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Synology DS1621+ Setup/Review

I recently received some sample hardware from Synology to try out. I received the below total list of sample hardware to use. It has been quite a positive experience. I really love the toolless design options for most main parts. I love the simple setup and remote access of the NAS. I also really love the NFS/iSCSI and VMware Backup options that are built into the unit!

I received all of this sample hardware from Synology:

  • DS1621+ NAS (Network Attached Storage)

  • 3x SATA hard drives (HAT5300-8T)

  • 2x NVMe drives (SNV3400-400G)

  • 12GB Total RAM (added 8GB)

  • Dual Port 10Gb (E10G21-F2) ethernet adapter

The Unboxing

I received all the sample gear in a few boxes. It was nicely packaged.

The installation

I quickly unboxed the unit and was happy to see that there were no special tools required to install most all of the sample hardware that Synology shipped me.

NVMe First

I quickly learned that you should always install the NVMe drives prior to installing anything else. This is only because the NVMe drive slots are on the inside of the case. You must remove all the drive trays and then install the NVMe drives. The great news is you do not need any tools to install the drives! Simply insert the PCIe interface end first and then snap in the drive on top.


I next installed the additional RAM. It was fairly easy to install. You do need a small Phillips head screw driver to remove the bottom plate from the unit. 4GB of RAM is included with the unit. I installed an additional 8GB of RAM into the unit to make a total of 12GB.

Additional Network Card Install

I next installed the 10Gb SFP+ network card to the unit. this did take a bit more work. You must remove the screws from the back of the case, remove the case, remove the PCIe plate, install the PCIe card, and then reinstall the case/screws.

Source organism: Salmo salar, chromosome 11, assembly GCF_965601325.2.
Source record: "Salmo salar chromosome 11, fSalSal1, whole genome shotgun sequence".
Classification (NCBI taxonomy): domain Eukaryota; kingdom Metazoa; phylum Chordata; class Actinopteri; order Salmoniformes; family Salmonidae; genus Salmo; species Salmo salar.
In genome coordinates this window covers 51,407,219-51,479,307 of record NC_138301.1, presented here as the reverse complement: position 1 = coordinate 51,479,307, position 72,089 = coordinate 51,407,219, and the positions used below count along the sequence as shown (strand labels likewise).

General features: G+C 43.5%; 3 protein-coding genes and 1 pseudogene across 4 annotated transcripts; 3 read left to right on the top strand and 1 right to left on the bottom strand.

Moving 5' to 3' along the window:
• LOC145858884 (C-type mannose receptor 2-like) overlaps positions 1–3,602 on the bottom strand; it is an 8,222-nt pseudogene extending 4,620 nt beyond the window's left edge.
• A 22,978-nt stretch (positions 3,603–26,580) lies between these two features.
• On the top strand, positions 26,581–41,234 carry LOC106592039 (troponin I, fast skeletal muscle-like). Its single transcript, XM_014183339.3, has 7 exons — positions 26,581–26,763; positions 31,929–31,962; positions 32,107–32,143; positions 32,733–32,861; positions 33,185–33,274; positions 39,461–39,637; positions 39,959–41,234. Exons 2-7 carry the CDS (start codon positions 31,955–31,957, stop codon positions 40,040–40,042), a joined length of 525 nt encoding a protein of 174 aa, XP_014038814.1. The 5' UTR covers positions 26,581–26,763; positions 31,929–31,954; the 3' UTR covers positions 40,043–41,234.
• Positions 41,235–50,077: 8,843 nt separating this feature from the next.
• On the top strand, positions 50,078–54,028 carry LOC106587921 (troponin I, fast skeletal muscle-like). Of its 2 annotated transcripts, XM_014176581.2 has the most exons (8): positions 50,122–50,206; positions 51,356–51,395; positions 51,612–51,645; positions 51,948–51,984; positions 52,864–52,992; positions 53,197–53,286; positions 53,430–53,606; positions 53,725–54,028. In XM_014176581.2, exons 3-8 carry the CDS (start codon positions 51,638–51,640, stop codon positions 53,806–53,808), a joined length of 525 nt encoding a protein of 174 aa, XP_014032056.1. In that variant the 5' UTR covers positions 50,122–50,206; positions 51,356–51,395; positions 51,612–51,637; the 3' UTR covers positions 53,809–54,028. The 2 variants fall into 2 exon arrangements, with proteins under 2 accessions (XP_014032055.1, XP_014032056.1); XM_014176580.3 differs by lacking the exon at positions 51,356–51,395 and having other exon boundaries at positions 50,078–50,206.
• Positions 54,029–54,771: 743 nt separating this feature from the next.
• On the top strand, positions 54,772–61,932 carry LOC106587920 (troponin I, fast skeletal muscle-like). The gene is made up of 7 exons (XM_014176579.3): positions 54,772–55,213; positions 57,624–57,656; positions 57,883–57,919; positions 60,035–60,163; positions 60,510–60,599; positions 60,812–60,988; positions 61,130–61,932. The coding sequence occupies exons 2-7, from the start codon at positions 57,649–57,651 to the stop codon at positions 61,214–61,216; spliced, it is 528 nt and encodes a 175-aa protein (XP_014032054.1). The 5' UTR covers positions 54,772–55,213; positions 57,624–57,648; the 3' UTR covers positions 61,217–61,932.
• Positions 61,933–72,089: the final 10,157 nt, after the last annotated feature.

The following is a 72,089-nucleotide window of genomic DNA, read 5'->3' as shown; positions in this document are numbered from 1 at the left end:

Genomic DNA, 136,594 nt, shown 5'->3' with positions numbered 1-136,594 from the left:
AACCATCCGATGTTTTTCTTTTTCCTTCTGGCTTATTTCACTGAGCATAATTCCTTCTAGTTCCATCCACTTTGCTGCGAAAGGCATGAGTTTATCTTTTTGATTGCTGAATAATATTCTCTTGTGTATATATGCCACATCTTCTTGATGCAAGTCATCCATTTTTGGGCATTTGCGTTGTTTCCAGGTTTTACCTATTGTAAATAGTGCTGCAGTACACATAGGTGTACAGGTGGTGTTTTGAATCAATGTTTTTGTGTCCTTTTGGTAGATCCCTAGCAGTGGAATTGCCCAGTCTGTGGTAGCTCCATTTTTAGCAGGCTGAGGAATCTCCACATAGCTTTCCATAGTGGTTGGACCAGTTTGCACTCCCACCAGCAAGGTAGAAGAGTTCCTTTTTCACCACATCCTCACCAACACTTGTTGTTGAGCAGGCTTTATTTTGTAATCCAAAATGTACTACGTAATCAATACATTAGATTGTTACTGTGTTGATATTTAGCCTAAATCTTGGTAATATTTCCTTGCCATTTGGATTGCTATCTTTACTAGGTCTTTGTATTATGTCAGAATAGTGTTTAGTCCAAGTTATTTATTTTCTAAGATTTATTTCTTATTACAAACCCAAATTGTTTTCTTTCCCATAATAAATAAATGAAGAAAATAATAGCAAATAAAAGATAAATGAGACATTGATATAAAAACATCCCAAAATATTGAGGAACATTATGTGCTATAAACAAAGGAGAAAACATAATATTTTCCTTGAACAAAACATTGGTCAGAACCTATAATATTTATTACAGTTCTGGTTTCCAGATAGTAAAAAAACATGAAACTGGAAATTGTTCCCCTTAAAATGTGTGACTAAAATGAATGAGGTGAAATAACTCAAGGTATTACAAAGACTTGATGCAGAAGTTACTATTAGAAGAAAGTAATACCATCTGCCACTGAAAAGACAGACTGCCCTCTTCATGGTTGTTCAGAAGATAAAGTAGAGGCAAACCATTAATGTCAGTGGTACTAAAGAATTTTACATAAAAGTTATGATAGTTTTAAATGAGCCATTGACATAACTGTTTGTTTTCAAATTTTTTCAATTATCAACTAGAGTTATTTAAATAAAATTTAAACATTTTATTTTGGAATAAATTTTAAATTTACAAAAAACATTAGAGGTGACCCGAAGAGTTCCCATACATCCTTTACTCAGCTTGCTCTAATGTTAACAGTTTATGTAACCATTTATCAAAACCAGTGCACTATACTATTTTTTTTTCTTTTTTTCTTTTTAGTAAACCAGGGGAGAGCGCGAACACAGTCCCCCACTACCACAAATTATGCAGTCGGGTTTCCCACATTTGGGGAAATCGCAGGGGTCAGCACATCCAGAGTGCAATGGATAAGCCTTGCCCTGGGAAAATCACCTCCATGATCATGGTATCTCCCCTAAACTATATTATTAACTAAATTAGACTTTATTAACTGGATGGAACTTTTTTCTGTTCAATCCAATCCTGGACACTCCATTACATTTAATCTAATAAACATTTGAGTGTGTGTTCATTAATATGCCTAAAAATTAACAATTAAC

Drive Installation

Drive installation was extremely easy. I simply unboxed the drives, removed the drive trays, snapped the drives into the trays (no tools required!!!), and then slid the drives back into their respected slots.

First Power Up

After getting all the parts installed, I quickly got the unit powered up and a 1Gb ethernet cable plugged in.

To find the device and set it up, we simply went to and the unit showed up right away. I was then able to go through the basic process of setting up the unit. If you have issues accessing your Synology on first startup, you can refer to this nice KB article:

Steps to Basic Setup of a Synology NAS

  1. After finding the NAS you will find a page like below, click Connect

  2. Read the EULA, check the I have read box, and click Next

  3. Read the Synology Privacy Statement, and click Continue

  4. At the Welcome screen, click Install

  5. At the Install DiskStation Manager screen, usually you will select the option to automatically download and install the latest firmware from the Synology site, and click Next. If you are at a site that does not have internet access, download the firmware in advance and take it with you to be installed manually.

  6. Validate that All Data will be erased by checking the box, and then click Continue

  7. Wait for the download of firmware/setup to be completed

  8. The Synology NAS will reboot after firmware install/basic setup and can take up to 10 minutes.

Setting up Synology DSM (DiskStation Manager)

Next DSM will take you through its initial setup.

  1. Click on Start

  2. Set a Device Name, Administrator Account, and Password, then click Next